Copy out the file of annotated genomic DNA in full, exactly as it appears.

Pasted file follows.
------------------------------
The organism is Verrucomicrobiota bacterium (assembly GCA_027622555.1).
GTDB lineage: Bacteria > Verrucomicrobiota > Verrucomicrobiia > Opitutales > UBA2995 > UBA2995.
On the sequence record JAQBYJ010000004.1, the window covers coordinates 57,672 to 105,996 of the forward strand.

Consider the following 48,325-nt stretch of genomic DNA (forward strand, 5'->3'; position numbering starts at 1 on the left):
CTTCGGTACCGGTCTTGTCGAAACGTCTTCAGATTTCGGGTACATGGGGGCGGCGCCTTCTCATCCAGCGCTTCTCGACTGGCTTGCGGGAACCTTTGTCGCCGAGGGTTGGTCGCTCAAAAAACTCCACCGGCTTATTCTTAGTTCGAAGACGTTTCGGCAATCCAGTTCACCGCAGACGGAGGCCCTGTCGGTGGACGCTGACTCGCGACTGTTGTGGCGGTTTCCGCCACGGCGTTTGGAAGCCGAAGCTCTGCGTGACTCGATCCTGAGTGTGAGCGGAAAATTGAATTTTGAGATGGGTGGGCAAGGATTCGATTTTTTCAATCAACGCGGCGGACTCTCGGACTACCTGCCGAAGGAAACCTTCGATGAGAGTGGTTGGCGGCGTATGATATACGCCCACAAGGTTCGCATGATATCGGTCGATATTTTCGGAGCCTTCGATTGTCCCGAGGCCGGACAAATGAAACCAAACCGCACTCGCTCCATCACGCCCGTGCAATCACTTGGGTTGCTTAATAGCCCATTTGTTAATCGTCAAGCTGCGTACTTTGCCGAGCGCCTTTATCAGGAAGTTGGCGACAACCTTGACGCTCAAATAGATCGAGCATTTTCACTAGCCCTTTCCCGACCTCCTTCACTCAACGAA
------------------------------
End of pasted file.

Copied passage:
The organism is Verrucomicrobiota bacterium (assembly GCA_027622555.1).
GTDB lineage: Bacteria > Verrucomicrobiota > Verrucomicrobiia > Opitutales > UBA2995 > UBA2995.
On the sequence record JAQBYJ010000004.1, the window covers coordinates 57,672 to 105,996 of the forward strand.

Consider the following 48,325-nt stretch of genomic DNA (forward strand, 5'->3'; position numbering starts at 1 on the left):
CTTCGGTACCGGTCTTGTCGAAACGTCTTCAGATTTCGGGTACATGGGGGCGGCGCCTTCTCATCCAGCGCTTCTCGACTGGCTTGCGGGAACCTTTGTCGCCGAGGGTTGGTCGCTCAAAAAACTCCACCGGCTTATTCTTAGTTCGAAGACGTTTCGGCAATCCAGTTCACCGCAGACGGAGGCCCTGTCGGTGGACGCTGACTCGCGACTGTTGTGGCGGTTTCCGCCACGGCGTTTGGAAGCCGAAGCTCTGCGTGACTCGATCCTGAGTGTGAGCGGAAAATTGAATTTTGAGATGGGTGGGCAAGGATTCGATTTTTTCAATCAACGCGGCGGACTCTCGGACTACCTGCCGAAGGAAACCTTCGATGAGAGTGGTTGGCGGCGTATGATATACGCCCACAAGGTTCGCATGATATCGGTCGATATTTTCGGAGCCTTCGATTGTCCCGAGGCCGGACAAATGAAACCAAACCGCACTCGCTCCATCACGCCCGTGCAATCACTTGGGTTGCTTAATAGCCCATTTGTTAATCGTCAAGCTGCGTACTTTGCCGAGCGCCTTTATCAGGAAGTTGGCGACAACCTTGACGCTCAAATAGATCGAGCATTTTCACTAGCCCTTTCCCGACCTCCTTCACTCAACGAA